Karen O’Connor’s 1997 Rolex winner, Worth the Trust, died on February 19, 2019 from complications of old age. He was 34 years old. He died like he did everything else in his life ― with honesty and courage.
"Trusty" was an off-the-track Thoroughbred bought by his owner, Joan Goswell, as an eventing prospect. Although he was well bred (Wind And Wuthering x Stop Over Station - Stage Door Johnny) and had the likes of Swaps, Johns Joy, and Tom Fool in his line, he was never successful on the track, winning only one race as a 6-year-old.
When Joan found him, he was thin, having just come off a cheap track, but he had an intelligent, expressive eye and a kind temperament. Joan took him home and let him have a good rest before she ran him in his first event. She evented him successfully up to the Preliminary level when Karen O’Connor took over the ride.
Karen took him to England, where she was based at the time, and competed him successfully. Karen and Trusty returned home in the fall of 1994. She applied for and received special permission to run Trusty at the Fair Hill CCI3*. It was long format and he carried a mandatory weight of 165 lbs. It was his first Advanced and he finished in seventh place.
In 1996, he ran at Rolex in the CCI3*, also a long format, and finished in fifth place on his dressage score of 61.0. In October, he ran once again at Fair Hill CCI3*, finishing in fourth place. That same year, he was named as the first alternate for the United States Olympic Team in Eventing, held in Atlanta, Georgia.
In 1997, he returned to Rolex in the CCI3*, again long format, and carrying the mandatory 165 lbs. This time, he won on his dressage score of 47.80!
In 1998, he ran at Rolex in the first CCI4* to be held there. Unfortunately, he suffered a fall at the Jenny Lane Crossing, damaging his knees. In early 1999, he retired from competition.
He returned to Joan’s Hidden Field Farm, in Valencia, Pennsylvania, where he began his new life teaching dressage to both Pony Clubbers and adult riders. For several years Joan and Trusty whipped in hounds at the Saxonburg Hunt in Saxonburg, Pennsylvania.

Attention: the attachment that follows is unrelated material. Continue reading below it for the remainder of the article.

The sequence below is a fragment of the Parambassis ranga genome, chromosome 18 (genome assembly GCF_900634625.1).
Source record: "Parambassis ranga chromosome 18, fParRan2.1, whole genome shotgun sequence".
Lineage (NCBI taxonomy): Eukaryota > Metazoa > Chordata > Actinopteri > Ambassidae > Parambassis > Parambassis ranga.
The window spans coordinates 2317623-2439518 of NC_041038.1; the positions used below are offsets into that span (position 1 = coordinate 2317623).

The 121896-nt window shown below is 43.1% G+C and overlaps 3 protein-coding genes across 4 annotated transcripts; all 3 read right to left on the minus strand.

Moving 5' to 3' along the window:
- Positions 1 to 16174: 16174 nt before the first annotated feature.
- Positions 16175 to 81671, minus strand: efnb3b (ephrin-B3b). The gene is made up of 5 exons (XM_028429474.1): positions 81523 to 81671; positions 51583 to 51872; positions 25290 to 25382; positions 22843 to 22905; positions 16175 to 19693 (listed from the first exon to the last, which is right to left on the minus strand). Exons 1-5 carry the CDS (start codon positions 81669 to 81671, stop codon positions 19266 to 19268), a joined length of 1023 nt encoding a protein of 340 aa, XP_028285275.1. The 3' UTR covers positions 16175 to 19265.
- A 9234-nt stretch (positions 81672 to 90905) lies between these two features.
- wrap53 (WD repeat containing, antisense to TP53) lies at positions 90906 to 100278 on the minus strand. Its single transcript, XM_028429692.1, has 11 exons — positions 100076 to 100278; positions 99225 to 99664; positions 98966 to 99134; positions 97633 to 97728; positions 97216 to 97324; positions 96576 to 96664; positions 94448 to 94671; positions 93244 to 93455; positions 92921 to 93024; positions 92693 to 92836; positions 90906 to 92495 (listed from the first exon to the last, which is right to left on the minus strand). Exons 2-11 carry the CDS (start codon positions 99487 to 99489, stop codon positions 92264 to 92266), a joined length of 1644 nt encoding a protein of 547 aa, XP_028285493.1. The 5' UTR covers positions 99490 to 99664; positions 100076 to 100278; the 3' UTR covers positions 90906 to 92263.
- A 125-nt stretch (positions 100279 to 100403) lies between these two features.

Lucinda Green once gave a clinic in which Joan was riding. Upon seeing Trusty, she pronounced him to be a good horse. When asked how she knew that, she replied that it was because he had a double whorl on his forehead. Other than Lucinda, there were very few upper level eventers who thought Trusty would make a good event horse. Karen O’Connor was one of them and nobody but Karen would have had the ability, patience, and understanding to make him into a Rolex winner.
Trusty was a special horse. No matter what he did, he always gave his all. He was as honest as the day is long and he truly had a heart of gold. He was buried at Joan’s Hidden Field Farm.
Rest in Peace, Trusty. Sunny, green fields await you. You will always be missed.
This month we’re going to begin a several-month series about defense and coping mechanisms. It’s common for these two terms to be used interchangeably, but they’re actually quite different. Coping mechanisms are mental strategies that resolve stressful events, while defense mechanisms are behaviors that attempt to avoid or hide from them.
While every story submitted to the USEA for the June Horse of the Month was unique and special, it was Teddy’s story that stood out. Therefore, the USEA June Horse of the Month is Talon Ted aka "Teddy", a 14.1 hand, 17-year-old Paint Pinto Gelding owned by Eran Murray and ridden by Eran’s daughter, Brooke Murray.
This article will be updated to include statements as they are released from upcoming USEA recognized events regarding actions they are taking due to the coronavirus (COVID-19).
In 2000 and with the support of Joan Iversen Goswell, the Worth the Trust Scholarships were established to provide financial assistance to amateurs to pursue their education in eventing. The funds from the Worth the Trust Educational Scholarship may be used for training opportunities such as clinics, working student positions, and private or group instruction, or to learn from an official, course designer, technical delegate, judge, veterinarian, or organizer.